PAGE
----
If you are planning to pay off the loan…
Before you start paying off the loan, it’s worth being aware of the property market and value. The more your property’s value has increased, the more you’ll have to pay back. Being aware of the up-to-date value of your property can help you find out when it’s the right time to repay the Help to Buy Equity Loan.
In terms of timings, our advice can differ depending on whether you are re-mortgaging to redeem the loan, or if you have the savings ready to self-fund the loan redemption. For the latter, we typically advise clients to instruct us to carry out the valuation straight away. However, if re-mortgaging we normally liaise with clients’ financial advisors to ensure that any mortgage completion dates will fall within three months of the valuation date. It’s best to get the initial timing’s right to avoid having to obtain a desktop extension at extra cost.
What does a Help to Buy Valuation involve?
A RICS Qualified Surveyor will visit and assess your property, inspecting both the exterior and interior of the building. Property condition, age and size will be taken into consideration, as well as the presence or absence of some features (for example - off-street parking and gardens). Research is carried out to find and analyse comparable evidence in the locality, with a minimum of three comparable properties provided on the report.
Once the inspection is complete and electronic PDF copy of the report will be sent by email. At Richard Russell Surveyors, we return our completed valuation reports within one working day of the inspection.
What are the valuation requirements to be compliant with Target?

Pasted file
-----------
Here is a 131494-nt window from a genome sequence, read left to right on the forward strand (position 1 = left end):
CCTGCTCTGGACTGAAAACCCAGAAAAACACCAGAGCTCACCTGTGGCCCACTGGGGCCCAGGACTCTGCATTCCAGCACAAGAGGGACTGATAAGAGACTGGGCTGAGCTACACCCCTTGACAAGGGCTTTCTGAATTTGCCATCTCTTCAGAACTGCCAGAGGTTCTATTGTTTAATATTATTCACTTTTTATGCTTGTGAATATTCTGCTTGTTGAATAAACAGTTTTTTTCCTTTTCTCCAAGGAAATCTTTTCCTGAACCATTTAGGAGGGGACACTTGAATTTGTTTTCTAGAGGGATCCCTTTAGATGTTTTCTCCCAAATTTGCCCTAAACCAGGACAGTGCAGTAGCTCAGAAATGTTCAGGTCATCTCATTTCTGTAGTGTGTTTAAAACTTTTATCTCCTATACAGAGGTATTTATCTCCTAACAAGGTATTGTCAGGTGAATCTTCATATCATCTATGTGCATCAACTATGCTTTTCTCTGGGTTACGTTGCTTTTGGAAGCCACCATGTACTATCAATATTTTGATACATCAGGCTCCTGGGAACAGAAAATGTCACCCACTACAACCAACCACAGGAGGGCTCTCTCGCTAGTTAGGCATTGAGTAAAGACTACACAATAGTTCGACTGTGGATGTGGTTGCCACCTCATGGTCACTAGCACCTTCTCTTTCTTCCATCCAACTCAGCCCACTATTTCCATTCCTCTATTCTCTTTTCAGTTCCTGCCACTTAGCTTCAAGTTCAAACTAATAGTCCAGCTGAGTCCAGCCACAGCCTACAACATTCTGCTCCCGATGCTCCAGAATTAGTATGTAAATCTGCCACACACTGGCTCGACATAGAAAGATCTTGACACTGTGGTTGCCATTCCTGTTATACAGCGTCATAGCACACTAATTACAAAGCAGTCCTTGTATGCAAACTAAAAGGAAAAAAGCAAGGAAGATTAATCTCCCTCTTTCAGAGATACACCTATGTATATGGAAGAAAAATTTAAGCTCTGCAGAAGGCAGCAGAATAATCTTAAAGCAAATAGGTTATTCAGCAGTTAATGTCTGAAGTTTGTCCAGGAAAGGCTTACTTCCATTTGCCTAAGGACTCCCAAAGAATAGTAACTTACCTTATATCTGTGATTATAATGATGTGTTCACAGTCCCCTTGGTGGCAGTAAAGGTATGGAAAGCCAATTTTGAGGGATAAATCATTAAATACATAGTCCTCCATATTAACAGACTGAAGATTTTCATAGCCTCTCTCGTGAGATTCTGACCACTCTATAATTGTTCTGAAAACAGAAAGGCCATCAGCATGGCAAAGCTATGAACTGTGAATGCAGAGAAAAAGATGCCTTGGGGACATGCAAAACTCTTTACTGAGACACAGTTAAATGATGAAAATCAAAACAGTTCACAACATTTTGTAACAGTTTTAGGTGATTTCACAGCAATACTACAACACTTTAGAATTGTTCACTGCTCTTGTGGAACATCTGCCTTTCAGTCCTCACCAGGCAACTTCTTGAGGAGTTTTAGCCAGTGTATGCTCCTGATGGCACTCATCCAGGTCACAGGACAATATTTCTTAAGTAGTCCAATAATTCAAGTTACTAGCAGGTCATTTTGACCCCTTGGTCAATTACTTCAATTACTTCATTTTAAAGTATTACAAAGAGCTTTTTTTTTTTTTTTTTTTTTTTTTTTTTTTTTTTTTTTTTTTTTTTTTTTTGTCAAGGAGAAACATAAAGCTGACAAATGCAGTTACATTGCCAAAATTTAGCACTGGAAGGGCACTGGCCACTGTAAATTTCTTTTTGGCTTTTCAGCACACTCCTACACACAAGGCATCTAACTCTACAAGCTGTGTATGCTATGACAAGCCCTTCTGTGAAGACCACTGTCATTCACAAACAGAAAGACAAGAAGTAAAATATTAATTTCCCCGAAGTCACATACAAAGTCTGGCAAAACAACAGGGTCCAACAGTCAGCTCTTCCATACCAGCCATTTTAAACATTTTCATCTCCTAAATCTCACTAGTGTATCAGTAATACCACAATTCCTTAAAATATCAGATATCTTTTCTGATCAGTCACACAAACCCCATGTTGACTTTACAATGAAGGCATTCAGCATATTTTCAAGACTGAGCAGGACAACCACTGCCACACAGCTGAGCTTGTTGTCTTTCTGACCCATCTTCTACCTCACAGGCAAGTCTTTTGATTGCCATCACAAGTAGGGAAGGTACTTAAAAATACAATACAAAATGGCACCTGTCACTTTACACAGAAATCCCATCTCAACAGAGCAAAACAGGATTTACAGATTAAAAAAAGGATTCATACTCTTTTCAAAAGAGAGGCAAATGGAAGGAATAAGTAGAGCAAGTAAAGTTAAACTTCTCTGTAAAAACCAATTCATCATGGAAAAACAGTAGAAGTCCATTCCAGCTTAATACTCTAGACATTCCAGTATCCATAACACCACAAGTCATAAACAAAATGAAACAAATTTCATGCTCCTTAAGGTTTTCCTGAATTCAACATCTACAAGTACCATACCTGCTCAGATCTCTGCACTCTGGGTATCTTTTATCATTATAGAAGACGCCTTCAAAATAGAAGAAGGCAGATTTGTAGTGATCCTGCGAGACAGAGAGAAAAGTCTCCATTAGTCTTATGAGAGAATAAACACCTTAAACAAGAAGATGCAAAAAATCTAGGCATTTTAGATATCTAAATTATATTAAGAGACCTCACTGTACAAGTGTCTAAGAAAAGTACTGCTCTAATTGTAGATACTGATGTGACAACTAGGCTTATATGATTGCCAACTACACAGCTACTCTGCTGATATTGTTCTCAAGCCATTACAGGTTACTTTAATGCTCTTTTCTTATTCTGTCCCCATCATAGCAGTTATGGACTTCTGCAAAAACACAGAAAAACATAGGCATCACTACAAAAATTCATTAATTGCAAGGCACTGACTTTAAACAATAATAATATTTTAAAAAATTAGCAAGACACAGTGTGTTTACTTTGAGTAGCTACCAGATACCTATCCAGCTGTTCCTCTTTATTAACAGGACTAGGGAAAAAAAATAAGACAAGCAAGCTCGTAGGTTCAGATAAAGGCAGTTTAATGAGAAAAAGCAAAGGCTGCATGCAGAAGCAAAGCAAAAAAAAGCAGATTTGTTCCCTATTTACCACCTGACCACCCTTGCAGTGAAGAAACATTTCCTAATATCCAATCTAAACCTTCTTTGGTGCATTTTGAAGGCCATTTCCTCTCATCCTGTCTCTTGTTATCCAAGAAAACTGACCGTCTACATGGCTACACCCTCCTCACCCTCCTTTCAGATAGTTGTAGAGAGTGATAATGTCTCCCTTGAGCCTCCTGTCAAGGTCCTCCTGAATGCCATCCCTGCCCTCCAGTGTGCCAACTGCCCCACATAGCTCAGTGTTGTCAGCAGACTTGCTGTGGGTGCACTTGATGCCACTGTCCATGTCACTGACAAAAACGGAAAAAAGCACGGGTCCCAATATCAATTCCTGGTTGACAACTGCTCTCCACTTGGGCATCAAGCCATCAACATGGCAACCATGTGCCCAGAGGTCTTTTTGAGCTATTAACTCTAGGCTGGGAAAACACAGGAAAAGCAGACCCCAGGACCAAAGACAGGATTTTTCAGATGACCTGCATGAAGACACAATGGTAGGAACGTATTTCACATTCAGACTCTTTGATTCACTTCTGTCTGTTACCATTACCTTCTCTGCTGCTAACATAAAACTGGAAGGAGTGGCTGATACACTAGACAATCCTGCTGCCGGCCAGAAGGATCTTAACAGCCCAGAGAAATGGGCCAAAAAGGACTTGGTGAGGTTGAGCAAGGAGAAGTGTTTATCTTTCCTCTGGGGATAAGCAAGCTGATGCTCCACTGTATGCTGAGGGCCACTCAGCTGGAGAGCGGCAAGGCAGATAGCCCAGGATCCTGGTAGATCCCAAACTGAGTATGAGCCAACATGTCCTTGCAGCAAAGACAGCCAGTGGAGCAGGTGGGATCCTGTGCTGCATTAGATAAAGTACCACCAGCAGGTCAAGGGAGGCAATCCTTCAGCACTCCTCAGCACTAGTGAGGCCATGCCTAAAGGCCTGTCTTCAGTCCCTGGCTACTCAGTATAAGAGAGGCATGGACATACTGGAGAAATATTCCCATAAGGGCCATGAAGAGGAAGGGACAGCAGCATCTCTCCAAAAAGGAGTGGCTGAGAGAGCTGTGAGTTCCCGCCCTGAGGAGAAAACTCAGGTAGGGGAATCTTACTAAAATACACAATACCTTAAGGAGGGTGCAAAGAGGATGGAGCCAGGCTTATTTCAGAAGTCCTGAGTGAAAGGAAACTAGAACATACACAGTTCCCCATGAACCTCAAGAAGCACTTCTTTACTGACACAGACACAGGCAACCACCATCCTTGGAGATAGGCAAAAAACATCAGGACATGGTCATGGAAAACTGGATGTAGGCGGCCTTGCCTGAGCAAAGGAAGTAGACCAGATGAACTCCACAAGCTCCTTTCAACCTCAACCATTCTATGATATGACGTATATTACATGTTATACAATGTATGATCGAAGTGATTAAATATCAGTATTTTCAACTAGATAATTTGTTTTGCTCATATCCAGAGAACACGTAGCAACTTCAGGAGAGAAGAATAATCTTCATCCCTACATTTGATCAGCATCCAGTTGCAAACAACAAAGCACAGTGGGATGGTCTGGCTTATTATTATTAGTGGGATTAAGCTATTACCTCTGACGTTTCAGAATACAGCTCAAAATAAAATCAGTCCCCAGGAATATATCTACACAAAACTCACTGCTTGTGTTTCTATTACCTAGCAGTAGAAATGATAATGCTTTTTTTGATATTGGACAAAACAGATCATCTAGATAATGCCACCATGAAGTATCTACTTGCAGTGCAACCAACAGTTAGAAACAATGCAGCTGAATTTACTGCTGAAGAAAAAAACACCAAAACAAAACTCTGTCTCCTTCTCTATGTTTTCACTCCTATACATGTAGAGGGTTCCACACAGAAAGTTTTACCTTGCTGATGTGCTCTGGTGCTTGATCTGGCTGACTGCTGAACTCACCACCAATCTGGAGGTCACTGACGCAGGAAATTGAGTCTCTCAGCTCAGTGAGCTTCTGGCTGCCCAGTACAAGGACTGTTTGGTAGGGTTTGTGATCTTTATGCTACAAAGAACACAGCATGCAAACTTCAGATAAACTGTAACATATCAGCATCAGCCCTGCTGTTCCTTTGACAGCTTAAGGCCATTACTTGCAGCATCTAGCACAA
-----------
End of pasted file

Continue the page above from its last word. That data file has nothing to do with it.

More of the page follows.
The Valuer must be appropriately qualified and RICS registered
The Valuer must be independent and not connected to an estate agent
The report must be on company headed paper, signed by the RICS surveyor and addressed to Target
The Valuer MUST consider at least 3 comparable properties and sale prices
The Valuer must not be known or related to you
The Valuer must assess the interior of the property and provide a full valuation report
Valuations carried out for bank or mortgage purposes are not acceptable
A copy of the valuation report must be supplied to Target; the inspection date must be shown on the report
How do I repay my Help to Buy equity loan?
1. Work out your timings.
As per our advice above, whether you’re selling your property or looking to redeem the loan, it is important to time things so that any anticipated completions take place within three months of the valuation date. This will save having to spend extra on desktop extensions.
2. Instruct a surveyor.
When you’re happy with the timelines, you need to instruct a RICS qualified and regulated surveyor to provide you with a Target compliant valuation report. The government's equity stake in the property can then be calculated.
3. Find a conveyancing solicitor.
You must instruct a solicitor to carry out the required legal processes. This can be done at the same time as you instruct a surveyor, however some clients prefer to ensure their finances stack-up before also spending money on legal fees.
4. Pay the administration fee and any arrears.
You’ll need to complete the Loan Redemption Form and pay a £200 administration fee.
5. Receive your redemption letter.
You’ll be sent a redemption letter, which will outline your calculated repayment figure. 6. Arrange a completion date.
Your conveyancer will arrange a completion date on your behalf and the Homes and Communities Agency (HCA) will provide ‘Authority to Complete'. 7.Transfer your funds.
Your solicitor will arrange the transfer of funds to the HCA and your equity loan will be settled.
Richard Russell Surveyors meet all of Target HCA's requirements for Help to Buy Valuations. We have a 100% record of all valuations being accepted.